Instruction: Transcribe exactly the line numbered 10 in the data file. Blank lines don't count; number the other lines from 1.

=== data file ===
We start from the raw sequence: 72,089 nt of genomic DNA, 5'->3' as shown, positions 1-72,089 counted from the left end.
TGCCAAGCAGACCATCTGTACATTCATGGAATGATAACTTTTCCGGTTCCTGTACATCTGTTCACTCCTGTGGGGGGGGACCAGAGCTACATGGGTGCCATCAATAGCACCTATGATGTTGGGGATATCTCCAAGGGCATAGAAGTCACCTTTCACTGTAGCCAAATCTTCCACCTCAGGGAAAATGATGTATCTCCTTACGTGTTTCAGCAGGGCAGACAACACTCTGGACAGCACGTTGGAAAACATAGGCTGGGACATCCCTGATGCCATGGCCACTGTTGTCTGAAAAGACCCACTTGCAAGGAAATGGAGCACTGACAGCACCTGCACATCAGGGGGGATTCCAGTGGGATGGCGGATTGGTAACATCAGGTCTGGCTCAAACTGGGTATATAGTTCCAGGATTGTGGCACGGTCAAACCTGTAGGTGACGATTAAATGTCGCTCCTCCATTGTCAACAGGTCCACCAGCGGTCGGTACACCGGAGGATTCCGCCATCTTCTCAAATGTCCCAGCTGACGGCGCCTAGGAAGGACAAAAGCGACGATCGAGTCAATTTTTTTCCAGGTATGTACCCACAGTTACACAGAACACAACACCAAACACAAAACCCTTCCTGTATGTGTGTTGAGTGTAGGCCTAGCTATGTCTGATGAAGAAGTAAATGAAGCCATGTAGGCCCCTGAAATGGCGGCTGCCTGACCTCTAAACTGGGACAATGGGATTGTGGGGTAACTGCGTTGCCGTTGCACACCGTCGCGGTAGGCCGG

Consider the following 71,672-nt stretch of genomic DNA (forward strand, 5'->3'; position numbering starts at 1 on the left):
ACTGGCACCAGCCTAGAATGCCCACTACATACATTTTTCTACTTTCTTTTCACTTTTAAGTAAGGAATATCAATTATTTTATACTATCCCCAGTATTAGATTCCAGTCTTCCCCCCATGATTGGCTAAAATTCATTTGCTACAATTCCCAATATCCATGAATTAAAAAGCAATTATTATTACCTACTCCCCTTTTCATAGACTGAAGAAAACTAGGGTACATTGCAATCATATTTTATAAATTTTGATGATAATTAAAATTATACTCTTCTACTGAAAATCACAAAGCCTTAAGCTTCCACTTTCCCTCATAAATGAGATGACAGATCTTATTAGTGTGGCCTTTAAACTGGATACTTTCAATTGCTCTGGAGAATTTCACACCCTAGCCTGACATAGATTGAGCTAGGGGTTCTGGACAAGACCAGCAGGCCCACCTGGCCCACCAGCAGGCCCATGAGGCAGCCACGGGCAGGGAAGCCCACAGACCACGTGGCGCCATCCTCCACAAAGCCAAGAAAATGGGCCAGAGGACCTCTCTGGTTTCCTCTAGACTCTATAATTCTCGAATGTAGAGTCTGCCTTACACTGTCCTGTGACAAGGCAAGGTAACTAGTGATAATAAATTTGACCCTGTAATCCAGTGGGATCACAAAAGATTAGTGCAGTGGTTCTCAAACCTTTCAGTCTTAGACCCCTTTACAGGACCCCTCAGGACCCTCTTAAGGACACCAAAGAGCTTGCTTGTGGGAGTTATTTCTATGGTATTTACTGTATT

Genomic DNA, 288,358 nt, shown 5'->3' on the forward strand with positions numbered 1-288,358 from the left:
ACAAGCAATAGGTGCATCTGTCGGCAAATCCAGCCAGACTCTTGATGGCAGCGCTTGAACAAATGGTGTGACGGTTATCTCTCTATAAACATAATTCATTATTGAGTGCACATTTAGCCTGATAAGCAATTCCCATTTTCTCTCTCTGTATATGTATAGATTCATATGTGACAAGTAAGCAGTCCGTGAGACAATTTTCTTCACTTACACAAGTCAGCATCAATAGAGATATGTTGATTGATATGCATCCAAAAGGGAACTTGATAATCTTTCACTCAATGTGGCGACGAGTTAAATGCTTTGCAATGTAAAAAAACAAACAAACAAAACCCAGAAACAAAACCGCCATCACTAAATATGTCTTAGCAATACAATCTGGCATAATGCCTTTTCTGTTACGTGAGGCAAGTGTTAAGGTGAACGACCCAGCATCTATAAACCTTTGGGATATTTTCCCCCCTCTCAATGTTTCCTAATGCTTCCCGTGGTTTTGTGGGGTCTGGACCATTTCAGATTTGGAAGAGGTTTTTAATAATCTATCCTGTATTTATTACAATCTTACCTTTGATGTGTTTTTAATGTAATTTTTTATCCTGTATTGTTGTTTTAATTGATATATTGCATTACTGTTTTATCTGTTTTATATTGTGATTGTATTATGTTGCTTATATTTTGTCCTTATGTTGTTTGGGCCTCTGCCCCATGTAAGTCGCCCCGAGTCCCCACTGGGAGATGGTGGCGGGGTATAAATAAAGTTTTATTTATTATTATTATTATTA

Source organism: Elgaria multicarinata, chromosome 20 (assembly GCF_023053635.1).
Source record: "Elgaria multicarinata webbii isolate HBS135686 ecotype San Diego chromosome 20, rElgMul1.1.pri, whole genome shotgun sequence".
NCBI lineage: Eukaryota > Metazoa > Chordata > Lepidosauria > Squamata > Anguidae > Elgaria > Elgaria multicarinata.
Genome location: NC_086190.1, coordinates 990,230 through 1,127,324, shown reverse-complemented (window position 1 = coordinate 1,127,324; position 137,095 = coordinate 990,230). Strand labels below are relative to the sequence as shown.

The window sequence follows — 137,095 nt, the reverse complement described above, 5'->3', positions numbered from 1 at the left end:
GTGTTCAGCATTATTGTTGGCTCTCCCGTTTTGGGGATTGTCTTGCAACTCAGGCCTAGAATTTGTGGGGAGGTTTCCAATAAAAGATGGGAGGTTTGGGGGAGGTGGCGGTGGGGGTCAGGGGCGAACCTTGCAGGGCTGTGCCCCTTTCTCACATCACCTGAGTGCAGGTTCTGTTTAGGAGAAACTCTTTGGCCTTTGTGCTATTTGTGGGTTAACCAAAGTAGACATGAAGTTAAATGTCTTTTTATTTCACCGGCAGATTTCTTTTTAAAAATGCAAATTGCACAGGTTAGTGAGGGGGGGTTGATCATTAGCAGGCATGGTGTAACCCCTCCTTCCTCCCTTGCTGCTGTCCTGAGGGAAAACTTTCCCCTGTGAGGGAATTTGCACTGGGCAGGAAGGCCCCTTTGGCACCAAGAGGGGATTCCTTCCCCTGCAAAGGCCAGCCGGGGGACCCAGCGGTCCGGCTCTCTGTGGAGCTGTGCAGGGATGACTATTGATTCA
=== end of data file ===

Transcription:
Genome location: NC_086190.1, coordinates 990,230 through 1,127,324, shown reverse-complemented (window position 1 = coordinate 1,127,324; position 137,095 = coordinate 990,230). Strand labels below are relative to the sequence as shown.